I deal with the musical side of production (recording instruments, arrangements and mixing) and Sergio deals with the other areas involved in production (voicing artists, pressing plants, promotion). I’ve been at some voicing sessions: Alton Ellis, Mykal Rose, Al Campbell, Earl 16, Cornel Campbell, The Viceroys, Anthony Johnson, Ranking Joe, Little Roy, U Brown. Unfortunately Alton died… the great Alton Ellis. Great man. In recent years I haven’t done much voicing. In a way I prefer it to be like that ’cause I saw certain artists hustling producers for money many times so I prefer not to be there or at least I prefer not to be involved in the payment (business) side. That way they don’t see me as the ‘producer’ (the ‘money man’ in Jamaican music traditionally) but as a ‘musician’. Artists don’t hustle musicians… maybe ’cause they think they are lower than them! We are not ‘money men’, musicians are the ‘working class of the Reggae world’, the unsung heroes. Is always the producers and artists who get the fame. Even the biggest collectors of music or the soundmen don’t know many times who played on records… unsung heroes indeed. But artists and producers need the musicians’ ability to transfer their basic lyric into a memorable tune with proper melodies and arrangements.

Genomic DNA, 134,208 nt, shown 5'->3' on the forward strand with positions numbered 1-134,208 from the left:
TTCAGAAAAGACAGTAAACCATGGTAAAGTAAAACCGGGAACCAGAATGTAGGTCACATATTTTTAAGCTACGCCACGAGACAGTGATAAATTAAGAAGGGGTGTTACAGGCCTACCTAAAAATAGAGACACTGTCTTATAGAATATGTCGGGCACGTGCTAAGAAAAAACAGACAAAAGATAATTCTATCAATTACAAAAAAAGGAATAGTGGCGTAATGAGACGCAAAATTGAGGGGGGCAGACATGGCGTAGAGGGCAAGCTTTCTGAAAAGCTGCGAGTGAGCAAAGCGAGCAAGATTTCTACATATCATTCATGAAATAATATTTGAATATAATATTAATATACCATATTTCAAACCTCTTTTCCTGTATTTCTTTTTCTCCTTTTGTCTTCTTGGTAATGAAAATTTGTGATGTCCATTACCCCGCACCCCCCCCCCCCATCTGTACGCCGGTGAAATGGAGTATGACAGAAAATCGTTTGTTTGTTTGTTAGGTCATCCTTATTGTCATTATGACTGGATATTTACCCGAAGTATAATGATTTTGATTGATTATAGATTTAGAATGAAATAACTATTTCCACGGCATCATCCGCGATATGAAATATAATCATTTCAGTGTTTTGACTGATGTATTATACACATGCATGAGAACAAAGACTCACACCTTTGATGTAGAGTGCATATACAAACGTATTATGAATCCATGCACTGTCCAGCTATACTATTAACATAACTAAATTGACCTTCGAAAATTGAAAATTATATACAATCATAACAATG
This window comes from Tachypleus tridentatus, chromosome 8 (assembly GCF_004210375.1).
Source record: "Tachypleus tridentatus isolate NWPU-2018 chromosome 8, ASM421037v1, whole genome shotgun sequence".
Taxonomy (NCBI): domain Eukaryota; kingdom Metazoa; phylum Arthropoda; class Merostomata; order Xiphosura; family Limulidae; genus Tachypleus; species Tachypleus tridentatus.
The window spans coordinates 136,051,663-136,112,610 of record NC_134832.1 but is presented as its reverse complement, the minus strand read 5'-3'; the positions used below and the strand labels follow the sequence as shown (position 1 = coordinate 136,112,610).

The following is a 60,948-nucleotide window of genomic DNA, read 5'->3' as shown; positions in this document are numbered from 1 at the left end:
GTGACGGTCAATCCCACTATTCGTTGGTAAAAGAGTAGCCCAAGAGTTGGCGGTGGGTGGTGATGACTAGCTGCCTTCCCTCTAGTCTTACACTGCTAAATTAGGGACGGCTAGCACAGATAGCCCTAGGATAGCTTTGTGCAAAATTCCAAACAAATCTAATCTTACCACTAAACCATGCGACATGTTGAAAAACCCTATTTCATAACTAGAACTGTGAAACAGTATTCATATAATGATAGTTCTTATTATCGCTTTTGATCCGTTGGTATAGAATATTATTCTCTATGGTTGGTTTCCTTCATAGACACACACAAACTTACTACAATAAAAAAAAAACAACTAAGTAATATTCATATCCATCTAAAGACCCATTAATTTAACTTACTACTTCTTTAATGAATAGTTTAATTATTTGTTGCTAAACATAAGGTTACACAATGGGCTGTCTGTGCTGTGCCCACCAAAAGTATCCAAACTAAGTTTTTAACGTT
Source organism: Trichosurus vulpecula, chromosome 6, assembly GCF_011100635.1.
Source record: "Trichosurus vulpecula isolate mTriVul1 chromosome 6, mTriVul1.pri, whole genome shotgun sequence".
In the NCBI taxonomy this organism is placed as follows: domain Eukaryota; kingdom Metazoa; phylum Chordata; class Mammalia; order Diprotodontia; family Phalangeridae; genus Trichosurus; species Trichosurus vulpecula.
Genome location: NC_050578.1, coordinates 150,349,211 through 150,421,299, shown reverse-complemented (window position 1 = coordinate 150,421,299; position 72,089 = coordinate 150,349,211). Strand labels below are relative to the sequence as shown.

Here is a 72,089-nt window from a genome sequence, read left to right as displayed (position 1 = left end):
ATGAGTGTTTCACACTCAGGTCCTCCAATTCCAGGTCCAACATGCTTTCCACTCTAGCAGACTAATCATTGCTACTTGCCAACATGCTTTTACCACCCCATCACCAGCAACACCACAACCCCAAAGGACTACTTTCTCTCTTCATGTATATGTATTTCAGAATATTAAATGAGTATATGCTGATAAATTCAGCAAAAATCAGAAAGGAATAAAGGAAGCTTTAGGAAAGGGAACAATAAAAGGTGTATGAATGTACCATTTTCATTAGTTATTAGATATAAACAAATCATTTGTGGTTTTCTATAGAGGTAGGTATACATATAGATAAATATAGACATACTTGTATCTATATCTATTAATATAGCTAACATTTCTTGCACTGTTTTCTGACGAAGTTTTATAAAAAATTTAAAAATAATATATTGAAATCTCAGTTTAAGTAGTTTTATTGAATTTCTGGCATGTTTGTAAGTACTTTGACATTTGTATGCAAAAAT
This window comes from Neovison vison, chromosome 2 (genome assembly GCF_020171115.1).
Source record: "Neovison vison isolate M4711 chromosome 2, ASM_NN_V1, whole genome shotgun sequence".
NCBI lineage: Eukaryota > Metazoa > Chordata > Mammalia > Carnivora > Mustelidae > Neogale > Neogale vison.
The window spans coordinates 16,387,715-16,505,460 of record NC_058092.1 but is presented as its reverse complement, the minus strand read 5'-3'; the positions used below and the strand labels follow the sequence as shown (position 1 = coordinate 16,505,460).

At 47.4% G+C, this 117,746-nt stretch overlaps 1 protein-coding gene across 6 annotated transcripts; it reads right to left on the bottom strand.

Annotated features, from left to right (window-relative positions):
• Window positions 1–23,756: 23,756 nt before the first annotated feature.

Does any session stand out?
One of the most especial sessions was with Alton ’cause I just love his vibes and voice. I backed him live onstage too. He was humble, listening to ideas, even accepting suggestions on his lyrics! Meeting and knowing artists like him, Augustus Pablo, Yabby U, Cornel Campbell, etc. had a great effect on me. Also The Viceroys, Abyssinians, Culture, Congos, Mighty Diamonds… cause I love jamaican vocal trios. I still get a big thrill meeting foundation artists, never expected to meet them when I was a teenager obsessed with Reggae, they are my heroes after all!

You have managed to record some incredible artists.